Frequently Asked Questions (FAQ).

Rekall wants to access the internet for each profile, but my machine has no net access?

Rekall’s profile repository is rather large and grows all the time. We dont want to ship Rekall with hundreds of MB of profile data embedded in the tool. We therefore access the repository to fetch profiles on demand.

If you dont want to access the internet each time you can copy the entire profile repository locally and then just use it from your local machine. Since the profile repository is a git repository you can just check it out:

git clone --depth 1

You can then just keep it up to date by running:

git pull

from within this directory. Alternatively you can just download the latest snapshot as a zip file (you do not need the git tool in that case):


You will now need to edit your ~/.rekallrc file to use your local directory copy instead of the web copy:

   - /home/scudette/rekall-profiles

Rekall fails with “Unable to load profile from any repository”. What gives?

Rekall requires accurate profiles to operate. This is similar to the way the windows kernel debugger works - in order to analyse a windows image, the kernel debugger needs to obtain debugging symbols from the microsoft debugging server.

Since Rekall now uses indexes in its repository for autodetection you need to reindex the profile repository after you add a new GUID. This is the preferred way because Rekall will then be able to autodetect your profile afterwards:

  1. The first step is to figure out the precise version of the windows kernel this image has. We do this by scanning for the GUID of the ntoskrnl.exe process from the image itself.
  2. Check out the profile repository as explained above.
  3. Add you new GUID to v1.0/src/guids.txt
  4. Now change directory to the v1.0/ directory.
  5. Run the profile management tool:
python ~/rekall/tools/profiles/ src/guids.txt

This will automatically notice the new GUIDs in the file, download them from Microsoft, parse them and update all indexes. You can send us a pull request to update the public repository if you like :-).

Alternatively you can just download the pdb file yourself and convert it. This will work but you will have to provide the new profile through the –profile command line arg.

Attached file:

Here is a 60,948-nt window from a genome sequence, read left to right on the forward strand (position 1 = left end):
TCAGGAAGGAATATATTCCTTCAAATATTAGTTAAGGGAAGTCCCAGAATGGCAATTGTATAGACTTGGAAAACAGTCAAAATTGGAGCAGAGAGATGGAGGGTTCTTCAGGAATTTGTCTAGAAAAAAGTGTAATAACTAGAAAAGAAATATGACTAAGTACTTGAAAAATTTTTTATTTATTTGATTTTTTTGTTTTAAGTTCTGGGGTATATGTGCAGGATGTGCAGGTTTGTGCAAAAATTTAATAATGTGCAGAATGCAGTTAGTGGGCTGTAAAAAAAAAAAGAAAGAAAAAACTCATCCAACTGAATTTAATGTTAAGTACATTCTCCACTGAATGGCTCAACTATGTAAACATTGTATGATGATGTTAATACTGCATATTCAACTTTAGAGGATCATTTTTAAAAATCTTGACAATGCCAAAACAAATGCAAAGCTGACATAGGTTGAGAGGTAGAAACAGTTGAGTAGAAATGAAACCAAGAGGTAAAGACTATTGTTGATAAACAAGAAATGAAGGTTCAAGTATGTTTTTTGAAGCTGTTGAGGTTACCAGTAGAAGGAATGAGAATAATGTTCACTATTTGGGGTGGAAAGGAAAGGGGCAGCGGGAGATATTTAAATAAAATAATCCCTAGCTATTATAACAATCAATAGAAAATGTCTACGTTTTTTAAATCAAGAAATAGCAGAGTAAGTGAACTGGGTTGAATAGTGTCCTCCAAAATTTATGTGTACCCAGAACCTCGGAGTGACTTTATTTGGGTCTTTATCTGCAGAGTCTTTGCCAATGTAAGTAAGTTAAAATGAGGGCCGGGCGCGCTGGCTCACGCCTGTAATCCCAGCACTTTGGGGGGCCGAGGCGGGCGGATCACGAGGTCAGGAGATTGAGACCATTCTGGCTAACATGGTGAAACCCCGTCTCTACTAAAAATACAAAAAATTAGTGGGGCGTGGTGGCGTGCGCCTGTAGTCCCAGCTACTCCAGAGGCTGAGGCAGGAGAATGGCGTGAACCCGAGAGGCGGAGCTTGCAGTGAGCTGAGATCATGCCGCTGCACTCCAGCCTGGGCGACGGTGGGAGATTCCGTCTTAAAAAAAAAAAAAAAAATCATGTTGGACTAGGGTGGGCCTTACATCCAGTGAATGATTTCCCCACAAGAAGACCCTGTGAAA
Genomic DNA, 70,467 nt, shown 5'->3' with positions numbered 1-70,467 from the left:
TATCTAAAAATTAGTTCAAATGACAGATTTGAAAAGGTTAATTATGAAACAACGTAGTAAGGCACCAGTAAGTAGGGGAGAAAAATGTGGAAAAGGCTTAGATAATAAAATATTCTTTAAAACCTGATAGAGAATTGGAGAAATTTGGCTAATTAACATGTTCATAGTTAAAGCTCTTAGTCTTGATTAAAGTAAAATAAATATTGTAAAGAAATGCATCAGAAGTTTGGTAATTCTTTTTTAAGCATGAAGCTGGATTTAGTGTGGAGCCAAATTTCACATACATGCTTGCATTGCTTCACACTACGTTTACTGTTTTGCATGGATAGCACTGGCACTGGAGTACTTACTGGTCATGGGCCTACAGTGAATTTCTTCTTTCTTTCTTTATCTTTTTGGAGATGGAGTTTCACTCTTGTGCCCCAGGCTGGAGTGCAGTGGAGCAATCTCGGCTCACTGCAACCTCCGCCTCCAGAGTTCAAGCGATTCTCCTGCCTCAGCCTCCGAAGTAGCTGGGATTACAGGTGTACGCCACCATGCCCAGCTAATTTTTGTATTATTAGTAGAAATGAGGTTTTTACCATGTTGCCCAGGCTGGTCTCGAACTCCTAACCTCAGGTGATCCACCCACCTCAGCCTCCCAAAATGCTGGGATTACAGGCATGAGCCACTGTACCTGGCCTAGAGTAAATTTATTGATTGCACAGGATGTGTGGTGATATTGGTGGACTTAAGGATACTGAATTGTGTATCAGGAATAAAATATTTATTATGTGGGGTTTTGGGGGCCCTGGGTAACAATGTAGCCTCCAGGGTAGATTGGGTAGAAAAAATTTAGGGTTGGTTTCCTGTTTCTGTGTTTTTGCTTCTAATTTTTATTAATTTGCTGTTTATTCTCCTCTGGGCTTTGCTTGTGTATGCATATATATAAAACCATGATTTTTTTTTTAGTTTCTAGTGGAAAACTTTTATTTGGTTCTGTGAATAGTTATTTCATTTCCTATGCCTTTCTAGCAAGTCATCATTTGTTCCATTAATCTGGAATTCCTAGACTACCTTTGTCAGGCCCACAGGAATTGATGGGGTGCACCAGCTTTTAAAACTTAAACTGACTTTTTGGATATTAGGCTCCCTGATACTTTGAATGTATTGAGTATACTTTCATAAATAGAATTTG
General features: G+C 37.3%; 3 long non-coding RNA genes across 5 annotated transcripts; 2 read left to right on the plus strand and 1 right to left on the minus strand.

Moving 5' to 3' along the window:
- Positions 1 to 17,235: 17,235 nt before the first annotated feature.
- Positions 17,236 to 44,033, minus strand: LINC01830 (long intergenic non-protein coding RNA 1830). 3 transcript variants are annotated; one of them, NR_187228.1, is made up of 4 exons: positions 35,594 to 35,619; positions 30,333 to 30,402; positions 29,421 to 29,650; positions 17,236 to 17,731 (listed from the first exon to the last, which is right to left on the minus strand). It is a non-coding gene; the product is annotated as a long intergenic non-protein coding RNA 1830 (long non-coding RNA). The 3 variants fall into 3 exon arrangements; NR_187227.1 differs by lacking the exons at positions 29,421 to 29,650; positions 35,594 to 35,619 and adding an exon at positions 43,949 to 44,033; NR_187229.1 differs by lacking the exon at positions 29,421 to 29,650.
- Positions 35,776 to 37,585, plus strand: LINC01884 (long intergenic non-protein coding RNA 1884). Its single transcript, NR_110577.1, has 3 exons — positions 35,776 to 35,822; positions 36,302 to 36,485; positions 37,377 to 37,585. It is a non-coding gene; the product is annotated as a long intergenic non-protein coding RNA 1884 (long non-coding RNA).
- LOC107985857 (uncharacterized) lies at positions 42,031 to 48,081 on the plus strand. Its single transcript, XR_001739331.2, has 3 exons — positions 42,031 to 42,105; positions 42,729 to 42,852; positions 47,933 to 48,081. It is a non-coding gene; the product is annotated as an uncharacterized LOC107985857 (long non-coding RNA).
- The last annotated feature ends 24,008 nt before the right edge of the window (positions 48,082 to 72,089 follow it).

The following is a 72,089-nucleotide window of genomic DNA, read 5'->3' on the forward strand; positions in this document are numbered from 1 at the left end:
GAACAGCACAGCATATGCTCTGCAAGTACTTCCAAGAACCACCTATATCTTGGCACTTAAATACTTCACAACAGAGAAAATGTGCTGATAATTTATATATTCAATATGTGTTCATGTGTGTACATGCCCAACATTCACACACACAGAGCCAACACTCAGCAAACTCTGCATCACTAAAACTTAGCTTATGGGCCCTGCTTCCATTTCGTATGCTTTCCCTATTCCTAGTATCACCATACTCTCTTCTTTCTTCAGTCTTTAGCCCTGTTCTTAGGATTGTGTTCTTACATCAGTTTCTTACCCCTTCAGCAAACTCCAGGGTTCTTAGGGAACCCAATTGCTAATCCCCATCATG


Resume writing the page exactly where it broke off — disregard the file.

To generate a profile file for an image, simple use the fetch_pdb and parse_pdb plugins. For example, suppose you have a memory image which you are not quite sure what exact version of Windows it is.

  1. The first step is to figure out the precise version of the windows kernel this image has. We do this by scanning for the GUID of the ntoskrnl.exe process from the image itself.

  2. We then fetch the debugging symbols (pdb file) for this kernel from Microsoft’s debug symbols.

  3. Finally we convert the pdb file into Rekall’s own json format.

$ rekal -f ~/images/win7.elf version_scan --name ntkrnl
0x0000027bb5fc f8e2a8b5c9b74bf4a6e4a48f180099942 ntkrnlmp.pdb

$ rekal fetch_pdb --dump-dir . --pdb_filename ntkrnlmp.pdb --guid f8e2a8b5c9b74bf4a6e4a48f180099942
Trying to fetch
Received 2675077 bytes
Extracting cabinet: ./ntkrnlmp.pd_
 extracting ntkrnlmp.pdb

All done, no errors.

$ rekal parse_pdb -f ntkrnlmp.pdb --output ntkrnlmp.json --profile_class Win7x64
$ rekal --profile ./ntkrnlmp.json -f ~/images/win7.elf pslist
 Offset (V)   Name                    PID   PPID   Thds     Hnds   Sess  Wow64 Start                    Exit
-------------- -------------------- ------ ------ ------ -------- ------ ------ ------------------------ ------------------------
0xfa80008959e0 System                    4      0     84      511 ------  False 2012-10-01 21:39:51+0000 -
0xfa8001994310 smss.exe                272      4      2       29 ------  False 2012-10-01 21:39:51+0000 -
0xfa8002259060 csrss.exe               348    340      9      436      0  False 2012-10-01 21:39:57+0000 -
0xfa8000901060 wininit.exe             384    340      3       75      0  False 2012-10-01 21:39:57+0000 -
0xfa8000900420 csrss.exe               396    376      8      192      1  False 2012-10-01 21:39:57+0000 -

The same technique can be used to generate symbols for other profiles which might be needed - for example tcpip.pdb or win32k.pdb.